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#345102 - 11/13/10 04:55 PM uncovering the problem
jesusfreesya Offline


Registered: 11/13/10
Posts: 27
Hi,
A little background. I have been trying to help a family member figure out what her husband's problem is. We have a friend who was molested as a child and she told us that he has all the symptoms of someone who has been molested. So, I started looking into this. It is at the point now where the wife feels her husband should enter a live-in program for those with sexual addictions as he has made life miserable for her and their children with his dishonesty about his behavior and neglect of the family. They have separated several times and this is her last resort. I have been researching sexual abuse and I understand that the dishonesty has to do with concealing the problem. The symptoms he exhibits does sound like someone who has been molested. When his wife has asked him about his childhood, he has said he could not remember anything. I am learning increasingly more about this subject the more I read. I saw the Opra show featuring Tyler Perry and the 2 subsequent shows with the 200 male survivors of sexual abuse. I am reading all the material posted at the Opra.com site related to these programs. It is very time consuming, but I'm getting the picture.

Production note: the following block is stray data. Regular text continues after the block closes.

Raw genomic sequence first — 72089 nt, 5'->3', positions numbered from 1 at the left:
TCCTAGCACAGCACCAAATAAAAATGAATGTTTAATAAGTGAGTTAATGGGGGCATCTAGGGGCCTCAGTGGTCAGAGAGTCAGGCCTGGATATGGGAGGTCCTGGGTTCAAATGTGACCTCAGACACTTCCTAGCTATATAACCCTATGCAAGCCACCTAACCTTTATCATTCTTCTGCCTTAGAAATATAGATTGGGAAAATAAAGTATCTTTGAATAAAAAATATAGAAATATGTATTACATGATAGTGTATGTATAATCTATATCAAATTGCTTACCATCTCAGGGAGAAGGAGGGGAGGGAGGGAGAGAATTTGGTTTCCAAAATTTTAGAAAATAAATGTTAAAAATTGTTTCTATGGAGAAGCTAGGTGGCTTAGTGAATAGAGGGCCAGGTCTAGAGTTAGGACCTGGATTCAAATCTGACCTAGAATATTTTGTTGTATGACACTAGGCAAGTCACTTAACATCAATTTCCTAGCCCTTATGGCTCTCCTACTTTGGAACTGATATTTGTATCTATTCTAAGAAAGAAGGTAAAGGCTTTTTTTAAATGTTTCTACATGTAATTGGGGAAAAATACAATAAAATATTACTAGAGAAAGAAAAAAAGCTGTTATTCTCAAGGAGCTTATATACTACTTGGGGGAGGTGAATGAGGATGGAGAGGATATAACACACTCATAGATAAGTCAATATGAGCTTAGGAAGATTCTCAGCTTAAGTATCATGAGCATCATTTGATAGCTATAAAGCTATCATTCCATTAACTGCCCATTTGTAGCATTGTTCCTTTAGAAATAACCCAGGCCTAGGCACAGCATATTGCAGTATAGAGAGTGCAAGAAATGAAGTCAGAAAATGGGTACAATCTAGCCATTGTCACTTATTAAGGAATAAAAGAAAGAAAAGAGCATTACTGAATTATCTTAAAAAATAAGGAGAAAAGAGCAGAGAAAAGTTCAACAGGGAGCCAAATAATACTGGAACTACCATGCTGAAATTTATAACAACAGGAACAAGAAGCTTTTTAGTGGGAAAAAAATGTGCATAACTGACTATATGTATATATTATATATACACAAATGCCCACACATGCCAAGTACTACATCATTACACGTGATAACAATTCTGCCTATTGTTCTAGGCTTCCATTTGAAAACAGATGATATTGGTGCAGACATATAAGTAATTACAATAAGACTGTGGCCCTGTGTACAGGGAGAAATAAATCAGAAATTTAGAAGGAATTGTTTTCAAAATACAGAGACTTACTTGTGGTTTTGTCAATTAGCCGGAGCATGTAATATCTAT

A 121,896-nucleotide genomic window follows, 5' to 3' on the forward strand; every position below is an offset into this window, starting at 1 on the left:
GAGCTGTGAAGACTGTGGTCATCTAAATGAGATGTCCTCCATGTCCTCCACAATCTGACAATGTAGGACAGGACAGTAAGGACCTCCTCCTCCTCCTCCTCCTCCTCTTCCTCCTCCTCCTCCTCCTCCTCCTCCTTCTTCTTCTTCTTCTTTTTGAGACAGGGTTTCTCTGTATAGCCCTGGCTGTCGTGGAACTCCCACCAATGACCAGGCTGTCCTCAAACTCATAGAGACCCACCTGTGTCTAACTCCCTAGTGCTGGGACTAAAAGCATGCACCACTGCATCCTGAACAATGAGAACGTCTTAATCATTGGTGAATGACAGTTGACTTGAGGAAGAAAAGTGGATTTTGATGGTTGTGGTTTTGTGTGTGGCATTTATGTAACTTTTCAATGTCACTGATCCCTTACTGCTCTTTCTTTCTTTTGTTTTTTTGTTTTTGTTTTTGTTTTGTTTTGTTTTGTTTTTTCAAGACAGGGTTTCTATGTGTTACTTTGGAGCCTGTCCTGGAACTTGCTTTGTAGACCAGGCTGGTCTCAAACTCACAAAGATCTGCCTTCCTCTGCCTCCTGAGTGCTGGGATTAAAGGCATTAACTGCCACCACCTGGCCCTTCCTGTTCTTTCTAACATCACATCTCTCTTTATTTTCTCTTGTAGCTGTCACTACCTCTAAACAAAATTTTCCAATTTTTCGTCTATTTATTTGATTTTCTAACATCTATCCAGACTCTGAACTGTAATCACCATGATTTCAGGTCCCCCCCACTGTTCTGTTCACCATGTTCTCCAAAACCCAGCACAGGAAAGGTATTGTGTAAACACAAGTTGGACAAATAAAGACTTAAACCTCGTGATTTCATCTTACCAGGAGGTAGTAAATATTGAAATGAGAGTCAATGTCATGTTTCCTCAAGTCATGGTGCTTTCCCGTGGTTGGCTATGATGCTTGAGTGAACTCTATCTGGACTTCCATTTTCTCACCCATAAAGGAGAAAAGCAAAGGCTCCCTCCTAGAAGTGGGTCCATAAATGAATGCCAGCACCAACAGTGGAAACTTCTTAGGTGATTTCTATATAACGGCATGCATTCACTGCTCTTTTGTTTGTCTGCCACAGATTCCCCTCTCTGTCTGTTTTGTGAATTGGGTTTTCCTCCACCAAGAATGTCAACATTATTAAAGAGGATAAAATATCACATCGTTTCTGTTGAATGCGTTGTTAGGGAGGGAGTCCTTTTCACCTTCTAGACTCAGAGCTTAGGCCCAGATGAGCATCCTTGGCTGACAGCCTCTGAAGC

As of today I have a couple of questions:

1) How do you distinguish between whether the symptoms are those of molestation vs one who has never been molested but has been involved in immoral behaviors he is covering up, because he is ashamed of his past actions thus puts distance between himself and his family, displays unloving behaviors,acts out sexually etc.?

2) Out of those who have been molested, what is the difference between the 1/3 who go on to abuse vs the 2/3 who don't?


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#345129 - 11/13/10 07:36 PM Re: uncovering the problem [Re: jesusfreesya]
Ken Singer, LCSW Offline
Moderator Emeritus
MaleSurvivor

Registered: 08/24/00
Posts: 5779
Loc: Lambertville, NJ USA
Quote:
Out of those who have been molested, what is the difference between the 1/3 who go on to abuse vs the 2/3 who don't?

Your figure of 1/3 of victims going on to abuse is totally inaccurate. The percentage of victims who later abuse is a fraction of that.